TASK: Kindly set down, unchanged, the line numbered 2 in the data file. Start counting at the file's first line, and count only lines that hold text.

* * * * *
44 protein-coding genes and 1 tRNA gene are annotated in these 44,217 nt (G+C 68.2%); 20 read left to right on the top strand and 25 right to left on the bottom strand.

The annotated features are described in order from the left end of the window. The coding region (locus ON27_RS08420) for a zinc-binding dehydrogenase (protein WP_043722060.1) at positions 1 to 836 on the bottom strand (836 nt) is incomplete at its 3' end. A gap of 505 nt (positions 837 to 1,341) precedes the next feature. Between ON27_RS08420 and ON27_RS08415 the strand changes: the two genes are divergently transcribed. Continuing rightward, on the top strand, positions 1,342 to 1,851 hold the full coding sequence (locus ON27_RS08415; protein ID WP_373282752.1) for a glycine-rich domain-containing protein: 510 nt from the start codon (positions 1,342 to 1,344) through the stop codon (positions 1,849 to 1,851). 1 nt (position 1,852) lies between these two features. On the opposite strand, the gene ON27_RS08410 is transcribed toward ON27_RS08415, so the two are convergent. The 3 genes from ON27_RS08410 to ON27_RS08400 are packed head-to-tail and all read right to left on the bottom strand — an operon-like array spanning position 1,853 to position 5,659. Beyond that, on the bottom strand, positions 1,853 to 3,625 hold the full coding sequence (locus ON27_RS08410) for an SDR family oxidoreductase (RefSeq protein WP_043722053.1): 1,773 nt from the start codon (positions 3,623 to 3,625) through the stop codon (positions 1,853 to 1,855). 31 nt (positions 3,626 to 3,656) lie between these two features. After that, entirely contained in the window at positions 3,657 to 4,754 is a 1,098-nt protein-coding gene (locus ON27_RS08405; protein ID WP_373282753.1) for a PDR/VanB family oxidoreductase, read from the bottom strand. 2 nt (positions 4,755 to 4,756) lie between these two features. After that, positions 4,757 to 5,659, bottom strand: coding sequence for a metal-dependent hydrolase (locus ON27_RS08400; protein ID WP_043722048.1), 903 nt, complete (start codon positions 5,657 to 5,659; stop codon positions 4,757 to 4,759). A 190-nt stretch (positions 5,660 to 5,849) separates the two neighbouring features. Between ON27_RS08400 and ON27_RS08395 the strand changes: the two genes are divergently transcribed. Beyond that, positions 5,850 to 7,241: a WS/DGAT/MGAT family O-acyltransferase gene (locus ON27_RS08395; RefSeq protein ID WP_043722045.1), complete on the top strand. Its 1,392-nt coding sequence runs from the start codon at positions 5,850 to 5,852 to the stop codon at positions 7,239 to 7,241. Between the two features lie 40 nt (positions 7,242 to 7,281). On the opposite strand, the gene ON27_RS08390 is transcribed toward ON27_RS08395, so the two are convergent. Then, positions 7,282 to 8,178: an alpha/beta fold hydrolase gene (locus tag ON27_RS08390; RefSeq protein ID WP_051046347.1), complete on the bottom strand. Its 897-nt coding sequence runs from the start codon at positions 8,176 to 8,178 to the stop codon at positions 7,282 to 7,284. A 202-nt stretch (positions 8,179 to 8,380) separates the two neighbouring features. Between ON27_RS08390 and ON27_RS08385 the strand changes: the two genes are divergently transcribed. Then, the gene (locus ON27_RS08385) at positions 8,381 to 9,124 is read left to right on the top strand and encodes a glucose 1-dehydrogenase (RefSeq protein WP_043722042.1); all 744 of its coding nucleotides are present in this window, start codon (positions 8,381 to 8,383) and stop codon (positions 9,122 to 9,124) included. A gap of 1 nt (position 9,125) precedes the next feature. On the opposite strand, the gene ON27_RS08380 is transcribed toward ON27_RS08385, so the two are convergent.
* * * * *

The annotated features are described in order from the left end of the window. The coding region (locus ON27_RS08420) for a zinc-binding dehydrogenase (protein WP_043722060.1) at positions 1 to 836 on the bottom strand (836 nt) is incomplete at its 3' end. A gap of 505 nt (positions 837 to 1,341) precedes the next feature. Between ON27_RS08420 and ON27_RS08415 the strand changes: the two genes are divergently transcribed. Continuing rightward, on the top strand, positions 1,342 to 1,851 hold the full coding sequence (locus ON27_RS08415; protein ID WP_373282752.1) for a glycine-rich domain-containing protein: 510 nt from the start codon (positions 1,342 to 1,344) through the stop codon (positions 1,849 to 1,851). 1 nt (position 1,852) lies between these two features. On the opposite strand, the gene ON27_RS08410 is transcribed toward ON27_RS08415, so the two are convergent. The 3 genes from ON27_RS08410 to ON27_RS08400 are packed head-to-tail and all read right to left on the bottom strand — an operon-like array spanning position 1,853 to position 5,659. Beyond that, on the bottom strand, positions 1,853 to 3,625 hold the full coding sequence (locus ON27_RS08410) for an SDR family oxidoreductase (RefSeq protein WP_043722053.1): 1,773 nt from the start codon (positions 3,623 to 3,625) through the stop codon (positions 1,853 to 1,855). 31 nt (positions 3,626 to 3,656) lie between these two features. After that, entirely contained in the window at positions 3,657 to 4,754 is a 1,098-nt protein-coding gene (locus ON27_RS08405; protein ID WP_373282753.1) for a PDR/VanB family oxidoreductase, read from the bottom strand. 2 nt (positions 4,755 to 4,756) lie between these two features. After that, positions 4,757 to 5,659, bottom strand: coding sequence for a metal-dependent hydrolase (locus ON27_RS08400; protein ID WP_043722048.1), 903 nt, complete (start codon positions 5,657 to 5,659; stop codon positions 4,757 to 4,759). A 190-nt stretch (positions 5,660 to 5,849) separates the two neighbouring features. Between ON27_RS08400 and ON27_RS08395 the strand changes: the two genes are divergently transcribed. Beyond that, positions 5,850 to 7,241: a WS/DGAT/MGAT family O-acyltransferase gene (locus ON27_RS08395; RefSeq protein ID WP_043722045.1), complete on the top strand. Its 1,392-nt coding sequence runs from the start codon at positions 5,850 to 5,852 to the stop codon at positions 7,239 to 7,241. Between the two features lie 40 nt (positions 7,242 to 7,281). On the opposite strand, the gene ON27_RS08390 is transcribed toward ON27_RS08395, so the two are convergent. Then, positions 7,282 to 8,178: an alpha/beta fold hydrolase gene (locus tag ON27_RS08390; RefSeq protein ID WP_051046347.1), complete on the bottom strand. Its 897-nt coding sequence runs from the start codon at positions 8,176 to 8,178 to the stop codon at positions 7,282 to 7,284. A 202-nt stretch (positions 8,179 to 8,380) separates the two neighbouring features. Between ON27_RS08390 and ON27_RS08385 the strand changes: the two genes are divergently transcribed. Then, the gene (locus ON27_RS08385) at positions 8,381 to 9,124 is read left to right on the top strand and encodes a glucose 1-dehydrogenase (RefSeq protein WP_043722042.1); all 744 of its coding nucleotides are present in this window, start codon (positions 8,381 to 8,383) and stop codon (positions 9,122 to 9,124) included. A gap of 1 nt (position 9,125) precedes the next feature. On the opposite strand, the gene ON27_RS08380 is transcribed toward ON27_RS08385, so the two are convergent.